It has been a beautiful, sunny day here. The green, lush trees and grass of the UK contrasted against the unexpected blue of a cloudless sky. The children splashed in the paddling pool (filled via bucket because of the hose pipe ban. Before you all dob me in to the authorities and get me a £1,000 fine for using a hose pipe. Bucket. I promise. M'kay?) The air smells of the boys next door's cigarette smoke and long ago teenage music festivals and someone in our neighbourhood sings Happy Birthday over a megaphone. I wonder if that is ironic given my reading matter but decide that I'm not clever enough to make that call. One of those words that the ill-educated probably shouldn't use.
I've been dipping in and out of the other posts here over the course of the day. Amidst the heat and the pool and the sharp sunlight. Reapplications of sun screen. Requests for juice. The removal of stones from Reuben's gummy jaws. I disappear from the garden, becoming only an echo in the wires. Visiting with my first child. I emerge with reddened eyes.
Although, even as I read, I'm aware that I am doing all of you an injustice.
Reading your words but unable to give them the full appreciation they deserve, that your children deserve.
Because surely I should stop, over every post. I should pray.
Or make something. With golden wires and intricate turning parts. Or carved from plain stone and smooth driftwood.
Or perhaps I should destroy something. Burnt offerings, smashed crockery.
A ceremony, a ritual, a mark, to make a mark upon the earth. That vain human wish.
I try to absorb all the details, the stories, the photographs, the love. I raise a fist to the sky (not literally as I am overlooked in my back garden and I'm too English for fist waving under the possibly observing eyes of my neighbours) and I cry. But what I leave with, is the love. It is the love that reddens my eyes. It is the love that makes me feel that surely all of this cannot be contained, cannot be entirely in vain, that our love reaches them, that it finds them. Because it seems to stream out of my computer screen, into this garden in the English suburbs. Where the sun is shining and a woman is crying quietly, so as not to draw attention to herself. Some peculiar and sad magic, bringing all that love into this small patch of ground, to this nondescript woman sitting on her square of lawn.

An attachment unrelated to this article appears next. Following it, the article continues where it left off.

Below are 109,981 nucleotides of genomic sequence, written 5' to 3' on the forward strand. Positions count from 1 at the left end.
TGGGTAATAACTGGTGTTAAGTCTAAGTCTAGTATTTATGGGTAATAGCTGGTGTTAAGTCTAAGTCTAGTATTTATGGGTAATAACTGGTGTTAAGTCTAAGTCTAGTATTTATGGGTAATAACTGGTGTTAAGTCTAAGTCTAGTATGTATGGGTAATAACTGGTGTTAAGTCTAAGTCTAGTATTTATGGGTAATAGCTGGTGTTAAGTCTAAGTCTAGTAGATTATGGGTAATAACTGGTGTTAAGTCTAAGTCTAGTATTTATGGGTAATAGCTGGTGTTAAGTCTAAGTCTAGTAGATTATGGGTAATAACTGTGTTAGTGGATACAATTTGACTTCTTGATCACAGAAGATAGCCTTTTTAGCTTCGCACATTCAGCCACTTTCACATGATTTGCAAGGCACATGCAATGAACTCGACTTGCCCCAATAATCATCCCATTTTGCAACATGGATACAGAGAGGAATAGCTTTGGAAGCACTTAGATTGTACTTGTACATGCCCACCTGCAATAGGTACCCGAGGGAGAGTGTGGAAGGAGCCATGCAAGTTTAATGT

I'm relatively old here, in this corner of blog world. It is the love that keeps me here. For those achingly brief children of ours. The love that at once rips at the skin over my heart and wraps me up in the embrace that should have been theirs.
The love I have for my own daughter. A love that has no doubts, no reservations, no fears. So unlike the rest of my life. I doubt everything now, from my choice of sandwich filling to these words on the screen. I doubt myself, the bundle of failings and guilt that I so often seem to be.
But not her. Never her. There is no room for doubt when love and death follow so hard upon the heels of one another. It's now or never. And today I am reminded. Of that fearless, strong love. It runs through my readings of this project like a strong, steel wire at the core.
I still seem to need to witness, to listen, to echo. To, as Sally wrote so perfectly in a recent comment, to pay my respects. So here I am. Right here. Reading blog posts in this corner of the internet. Today. 3 years, 8 months and 27 days later.
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I've posted this song before but it is where I am, again, today.
Watching the flares travelling down the wires.
Some moments last forever but some flare out with love, love, love